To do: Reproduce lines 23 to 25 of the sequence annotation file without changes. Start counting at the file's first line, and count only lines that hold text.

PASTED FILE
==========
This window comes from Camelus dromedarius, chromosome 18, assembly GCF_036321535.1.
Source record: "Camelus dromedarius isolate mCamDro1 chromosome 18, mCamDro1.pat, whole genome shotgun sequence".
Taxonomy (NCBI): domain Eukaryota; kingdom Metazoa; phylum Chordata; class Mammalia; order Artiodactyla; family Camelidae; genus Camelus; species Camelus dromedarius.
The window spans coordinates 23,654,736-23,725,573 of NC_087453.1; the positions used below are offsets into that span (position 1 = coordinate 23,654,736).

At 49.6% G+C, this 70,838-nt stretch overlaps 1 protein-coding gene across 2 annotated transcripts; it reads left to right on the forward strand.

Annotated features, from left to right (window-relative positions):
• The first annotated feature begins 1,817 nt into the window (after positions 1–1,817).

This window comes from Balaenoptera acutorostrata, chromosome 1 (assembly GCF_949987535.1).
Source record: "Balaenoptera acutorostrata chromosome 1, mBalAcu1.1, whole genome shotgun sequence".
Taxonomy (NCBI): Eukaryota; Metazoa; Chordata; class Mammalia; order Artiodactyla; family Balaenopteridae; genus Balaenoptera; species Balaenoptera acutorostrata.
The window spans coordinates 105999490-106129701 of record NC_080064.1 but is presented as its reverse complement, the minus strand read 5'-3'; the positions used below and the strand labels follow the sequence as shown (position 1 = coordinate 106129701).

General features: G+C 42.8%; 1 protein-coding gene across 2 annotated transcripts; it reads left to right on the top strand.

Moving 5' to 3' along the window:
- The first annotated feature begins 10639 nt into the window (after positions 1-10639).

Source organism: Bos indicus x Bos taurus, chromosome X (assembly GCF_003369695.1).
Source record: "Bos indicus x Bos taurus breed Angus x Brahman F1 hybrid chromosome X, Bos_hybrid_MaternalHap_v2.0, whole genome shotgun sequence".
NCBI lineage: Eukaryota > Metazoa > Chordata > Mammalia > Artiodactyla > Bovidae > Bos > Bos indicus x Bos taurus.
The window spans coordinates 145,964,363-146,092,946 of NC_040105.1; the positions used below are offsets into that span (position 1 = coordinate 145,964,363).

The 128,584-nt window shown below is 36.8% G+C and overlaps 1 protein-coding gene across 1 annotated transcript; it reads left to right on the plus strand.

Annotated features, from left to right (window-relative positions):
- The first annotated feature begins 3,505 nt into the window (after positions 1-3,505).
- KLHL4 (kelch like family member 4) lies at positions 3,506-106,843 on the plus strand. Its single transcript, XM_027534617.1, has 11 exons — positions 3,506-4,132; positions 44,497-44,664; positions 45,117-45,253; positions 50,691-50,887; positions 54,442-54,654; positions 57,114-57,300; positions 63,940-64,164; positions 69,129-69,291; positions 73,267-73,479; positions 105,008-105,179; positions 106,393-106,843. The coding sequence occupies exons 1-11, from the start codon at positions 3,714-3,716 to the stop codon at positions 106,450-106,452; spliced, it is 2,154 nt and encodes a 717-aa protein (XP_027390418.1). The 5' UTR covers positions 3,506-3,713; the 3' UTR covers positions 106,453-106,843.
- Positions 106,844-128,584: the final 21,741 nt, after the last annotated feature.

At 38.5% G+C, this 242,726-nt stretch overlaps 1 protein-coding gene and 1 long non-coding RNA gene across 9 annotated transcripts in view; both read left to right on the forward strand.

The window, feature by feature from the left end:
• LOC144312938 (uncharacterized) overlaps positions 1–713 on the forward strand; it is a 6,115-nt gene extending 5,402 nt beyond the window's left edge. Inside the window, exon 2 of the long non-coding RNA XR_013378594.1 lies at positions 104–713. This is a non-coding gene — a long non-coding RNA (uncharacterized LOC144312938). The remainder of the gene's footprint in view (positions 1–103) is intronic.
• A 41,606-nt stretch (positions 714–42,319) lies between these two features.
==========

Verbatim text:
- Positions 106,844-128,584: the final 21,741 nt, after the last annotated feature.

At 38.5% G+C, this 242,726-nt stretch overlaps 1 protein-coding gene and 1 long non-coding RNA gene across 9 annotated transcripts in view; both read left to right on the forward strand.

The window, feature by feature from the left end: